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For more than 40 years, rugby league has embodied all the hopes and dreams, contradictions and tensions of life in the Sunshine State. The game speaks to Queenslanders’ sense of being the underdog and the outsider – a powerful undercurrent that sweeps through politics, business, the arts, and sport. The enduring appeal of State of Origin is that it allows Queensland to balance the scales, at least for 80 minutes.

In Heartland, journalist Joe Gorman chronicles a tale of loss and rebirth – from the decline of the Brisbane Rugby League competition and North Queensland’s Foley Shield to the extraordinary rise of the Broncos and the Cowboys in the NRL. Weaving together stories of diehard supporters and game-changing players, from Arthur Beetson to Johnathan Thurston, this is a revealing account of Queensland’s coming of age, both on and off the field.

Of all the numerous successes of the State of Origin concept, perhaps the series’ greatest gift to Australian rugby league was its ability to transcend the turmoil that surrounded it in the regular season. Particularly in Queensland, Origin was the calendar event and the most treasured rugby league tradition.

Every year since the inaugural series in 1980, Alf Abdullah, the secretary of the Sarina Crocodiles, would purchase a stack of tickets from the Queensland Rugby League, organise a crew of his mates from the Mackay region, and enjoy the trip to Brisbane. ‘What I liked about Origin,’ he later recalled, ‘was it felt like the country meeting the city.’

Many of the former players, though, felt as if they had more to give. They had put their bodies on the line to build a commercial and cultural juggernaut for rugby league, but once they retired from football they were effectively out on their own, with sore joints and fading memories their only link to that breakthrough decade of the 1980s. ‘It was hard yards,’ explained Gene Miles, who retired from the Queensland side in 1988. ‘Back in the day, once you had finished State of Origin footy, nobody wanted to know about you. We couldn’t get a ticket to the game. Meninga couldn’t get a ticket, Lewis couldn’t get a ticket. It was as simple as that.’

That was not good enough for Tosser Turner. He treasured the time he had spent with the players and looked after them wherever he could. In return, the players loved him for his big-hearted approach to team camps and his stirring motivational speeches. ‘They call him the Godfather of Origin, and that’s what he was,’ Mal Meninga once said. ‘It wasn’t about the footy, either, it was about the person. It was all about looking after his boys. That’s what I learned from Tosser: footy teams are mateships and relationships. It’s about caring for people, looking after them, making sure their families are looked after really well. Tosser started those traditions out of his own pocket.’

Although he served as chairman of the Redcliffe Dolphins and the South Queensland Crushers, Tosser remained above petty club politics. He appreciated every player who pulled on a Maroon jersey, no matter who they played for week-to-week. Once, when asked by a reporter to name his favourite State of Origin player, Tosser responded: ‘As far as Queensland is concerned, you are talking about a family environment. There are no favourites.’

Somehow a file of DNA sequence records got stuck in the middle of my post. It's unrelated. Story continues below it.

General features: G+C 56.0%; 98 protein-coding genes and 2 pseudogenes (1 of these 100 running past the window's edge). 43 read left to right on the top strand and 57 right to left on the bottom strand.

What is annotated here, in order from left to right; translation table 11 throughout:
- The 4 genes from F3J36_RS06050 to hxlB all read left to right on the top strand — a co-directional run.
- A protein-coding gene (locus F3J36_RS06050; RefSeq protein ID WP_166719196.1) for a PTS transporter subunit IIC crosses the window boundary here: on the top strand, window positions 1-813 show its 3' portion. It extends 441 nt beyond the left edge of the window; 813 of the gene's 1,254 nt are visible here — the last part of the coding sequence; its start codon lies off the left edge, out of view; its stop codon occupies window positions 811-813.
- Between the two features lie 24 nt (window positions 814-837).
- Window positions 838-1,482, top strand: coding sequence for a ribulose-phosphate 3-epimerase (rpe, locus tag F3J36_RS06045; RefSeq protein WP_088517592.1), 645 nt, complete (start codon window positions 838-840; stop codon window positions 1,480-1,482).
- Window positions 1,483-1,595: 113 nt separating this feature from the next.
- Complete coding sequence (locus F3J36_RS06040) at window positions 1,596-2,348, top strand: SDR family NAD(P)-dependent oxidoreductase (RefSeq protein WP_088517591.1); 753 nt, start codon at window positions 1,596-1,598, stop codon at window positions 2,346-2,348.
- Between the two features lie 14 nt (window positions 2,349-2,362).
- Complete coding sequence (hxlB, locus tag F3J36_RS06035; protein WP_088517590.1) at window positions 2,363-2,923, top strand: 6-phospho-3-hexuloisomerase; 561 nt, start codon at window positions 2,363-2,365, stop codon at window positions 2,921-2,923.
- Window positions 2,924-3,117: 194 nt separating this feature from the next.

During 1997, as the Origin series split in two, Turner and fellow South Queensland Crushers board member Alan Graham decided to call a reunion for all the former Queensland State of Origin representatives at the Caxton Hotel in Brisbane. Some of the men hadn’t seen one another for years, and the goodwill that the catch-up created inspired Turner and Graham to formalise it into something permanent and official. From that simple reunion the Former Origin Greats – or FOGs, as it came to be known – was born.

The Former Origin Greats was created to serve two interrelated purposes. First, it was a means of recognising and connecting those men who had worn the Maroon jersey – whether for one game or 30. ‘It was about trying to remember each other,’ recalled Mike McLean, who played five games for Queensland in 1991 and 1992. Second, it was an opportunity to raise money for various causes, such as Origin camps, junior competitions, charities, rural programs, and Indigenous education initiatives. In the years to come FOGs would develop a business model that allowed Gene Miles to become the organisation’s first full-time employee and create a valuable link to state and federal governments. In some ways, FOGs was not unlike an RSL club in the sense that it channelled the community standing of veterans for wider social purposes. It also adopted a number system for the players – Arthur Beetson was given the No. 1, Wally Lewis No. 9, Allan Langer No. 50, and so on.

The fact that guys like John Ribot, who should have theoretically been Tosser’s enemy during the Super League war, were appointed to the board of directors was illustrative of the magnanimous spirit of the organisation. ‘During that period, I’d see Tosser and I’d say hello,’ recalled Ribot. ‘We weren’t going out for dinner but he understood what I was about and I understood what he was about. There was a bigger calling with Tosser – he was such a proud Queenslander.’

This is an edited extract from Heartland: How Rugby League Explains Queensland by Joe Gorman, University of Queensland Press, RRP $32.95. Available 20 August.

2019-08-23T13:41:03+00:00 August 22nd, 2019|FOGS|